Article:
June 26

The missing element in new collaboration tools



We struggle to keep email under control. And that is key to understanding adoption challenges for the new wave of Collaboration/Unified Communications products and services.

collaboration missing component

In my last post, Why your inbox is killing you, I mentioned that there was an important learning hidden away for people developing new collaboration services. This post explains what it is…

It’s all about work-flow.  As knowledge workers we all develop our own ways to get things done. I am a big fan of Wunderlist for to-do lists, and was amazed when I found several colleagues don’t even have a to-do list!  Until I discovered that they effectively use their inbox as a to-do list, emailing themselves notes so they don’t forget.

(By the way, using your inbox as a to-do list is a great productivity strategy IF it only contains emails that you can action, and a terrible strategy if your inbox also contains articles to read, emails you are waiting on somebody to respond to, and other interesting things you’ve yet to file!  Hence the strategy I recommend of separating these different email types into different folders or views.)

Think of tools like enterprise social networks like Jive, products like Slack, HipChat or Cisco Spark, or even things like direct collaboration in apps like Evernote. Now, the problem with many of the new collaboration tools available today is that they:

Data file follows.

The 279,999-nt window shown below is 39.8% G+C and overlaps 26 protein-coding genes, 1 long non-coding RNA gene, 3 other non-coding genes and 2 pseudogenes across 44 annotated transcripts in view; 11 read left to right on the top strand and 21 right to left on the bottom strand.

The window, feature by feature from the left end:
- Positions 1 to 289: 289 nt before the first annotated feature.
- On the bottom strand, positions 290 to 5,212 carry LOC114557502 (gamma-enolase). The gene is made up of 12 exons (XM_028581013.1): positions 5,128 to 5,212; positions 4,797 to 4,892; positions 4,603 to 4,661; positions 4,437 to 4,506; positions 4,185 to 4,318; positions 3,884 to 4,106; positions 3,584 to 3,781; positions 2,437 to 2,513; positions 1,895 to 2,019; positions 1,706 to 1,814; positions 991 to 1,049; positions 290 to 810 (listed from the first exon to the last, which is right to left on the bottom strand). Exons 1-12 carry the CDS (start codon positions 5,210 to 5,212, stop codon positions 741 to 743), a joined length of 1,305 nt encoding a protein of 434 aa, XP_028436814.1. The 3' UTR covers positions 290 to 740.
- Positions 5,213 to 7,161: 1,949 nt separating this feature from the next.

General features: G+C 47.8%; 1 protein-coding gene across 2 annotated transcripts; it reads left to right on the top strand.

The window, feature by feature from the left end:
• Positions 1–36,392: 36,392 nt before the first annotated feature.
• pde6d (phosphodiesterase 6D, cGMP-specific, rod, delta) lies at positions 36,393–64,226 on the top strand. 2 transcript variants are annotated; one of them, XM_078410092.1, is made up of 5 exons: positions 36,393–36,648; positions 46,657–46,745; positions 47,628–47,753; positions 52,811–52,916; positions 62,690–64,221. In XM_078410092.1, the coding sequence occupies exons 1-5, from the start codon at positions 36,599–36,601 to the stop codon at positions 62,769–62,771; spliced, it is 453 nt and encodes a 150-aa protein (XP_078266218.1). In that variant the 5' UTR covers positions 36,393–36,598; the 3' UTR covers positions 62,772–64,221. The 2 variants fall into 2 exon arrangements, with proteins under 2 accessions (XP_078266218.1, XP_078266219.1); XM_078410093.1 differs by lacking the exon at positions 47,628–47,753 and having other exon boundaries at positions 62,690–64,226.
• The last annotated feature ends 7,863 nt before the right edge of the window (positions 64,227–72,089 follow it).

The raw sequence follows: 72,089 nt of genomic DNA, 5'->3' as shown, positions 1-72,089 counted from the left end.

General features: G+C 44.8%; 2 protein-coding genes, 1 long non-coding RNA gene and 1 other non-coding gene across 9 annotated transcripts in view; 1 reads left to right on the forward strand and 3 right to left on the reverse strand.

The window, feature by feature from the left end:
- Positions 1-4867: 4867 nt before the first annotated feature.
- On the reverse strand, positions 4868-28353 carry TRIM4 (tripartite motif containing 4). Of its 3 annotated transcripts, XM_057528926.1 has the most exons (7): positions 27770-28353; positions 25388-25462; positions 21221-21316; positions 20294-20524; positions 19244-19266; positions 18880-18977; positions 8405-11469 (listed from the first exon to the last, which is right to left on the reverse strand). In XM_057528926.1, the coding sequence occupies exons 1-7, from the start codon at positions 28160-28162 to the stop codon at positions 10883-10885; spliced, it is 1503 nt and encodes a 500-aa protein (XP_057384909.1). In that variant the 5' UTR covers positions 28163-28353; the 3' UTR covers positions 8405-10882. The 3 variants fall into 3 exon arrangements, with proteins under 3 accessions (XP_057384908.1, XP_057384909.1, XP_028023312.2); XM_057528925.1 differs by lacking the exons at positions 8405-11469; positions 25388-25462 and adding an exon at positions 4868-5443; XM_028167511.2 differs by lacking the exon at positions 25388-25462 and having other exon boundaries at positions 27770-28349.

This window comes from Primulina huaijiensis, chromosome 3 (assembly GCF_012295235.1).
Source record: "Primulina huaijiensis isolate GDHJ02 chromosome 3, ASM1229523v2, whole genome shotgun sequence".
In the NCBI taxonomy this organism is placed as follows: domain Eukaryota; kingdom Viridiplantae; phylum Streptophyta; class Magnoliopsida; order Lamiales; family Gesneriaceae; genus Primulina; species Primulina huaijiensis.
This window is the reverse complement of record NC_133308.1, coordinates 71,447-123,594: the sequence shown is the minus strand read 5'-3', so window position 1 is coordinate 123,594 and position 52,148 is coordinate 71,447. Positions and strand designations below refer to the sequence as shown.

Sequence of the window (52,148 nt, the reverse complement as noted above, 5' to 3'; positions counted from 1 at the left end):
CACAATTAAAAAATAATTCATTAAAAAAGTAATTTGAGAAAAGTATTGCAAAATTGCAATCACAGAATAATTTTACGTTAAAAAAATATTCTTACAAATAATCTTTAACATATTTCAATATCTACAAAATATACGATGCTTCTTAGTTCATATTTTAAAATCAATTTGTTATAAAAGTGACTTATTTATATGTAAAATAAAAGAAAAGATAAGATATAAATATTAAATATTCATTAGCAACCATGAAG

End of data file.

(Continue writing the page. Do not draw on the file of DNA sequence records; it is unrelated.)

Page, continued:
• don’t allow you to track your actions at all (you can read a channel, say, but not flag that you need to act on it); or
  • only allow very basic tracking (perhaps you can flag a conversation, but not say if it is urgent or to monitor in a week, or whatever); or
  • they do allow you to create a “to-do” of sorts, but only within the confines of the app in question… thereby creating a new silo for managing actions just within the app. Just one more place to go check my outstanding actions.

Notifications aren’t enough. We all have too many notifications and they beep and are largely forgotten. It is unified action tracking / to-do lists that can tie all these things together.

That might be as simple as emailing me with a list of my flagged threads every day (so I can process it within my inbox system) or as sophisticated as using a Wunderlist API to show the status directly in that app, but we desperately need to stop adding places for employees to check in order to ensure they are up to date on their commitments!

Do you find these new tools create workflow & to-do fragmentation? Leave a comment below or on Twitter/LinkedIn!

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About the author 

Richard Medcalf

Strategist, consultant and business leader with 15 years experience in helping companies thrive in an Internet world. Formerly a partner in strategy consultancy Analysys Mason; now at Cisco Systems, developing new strategic partnerships with leading telecoms players.

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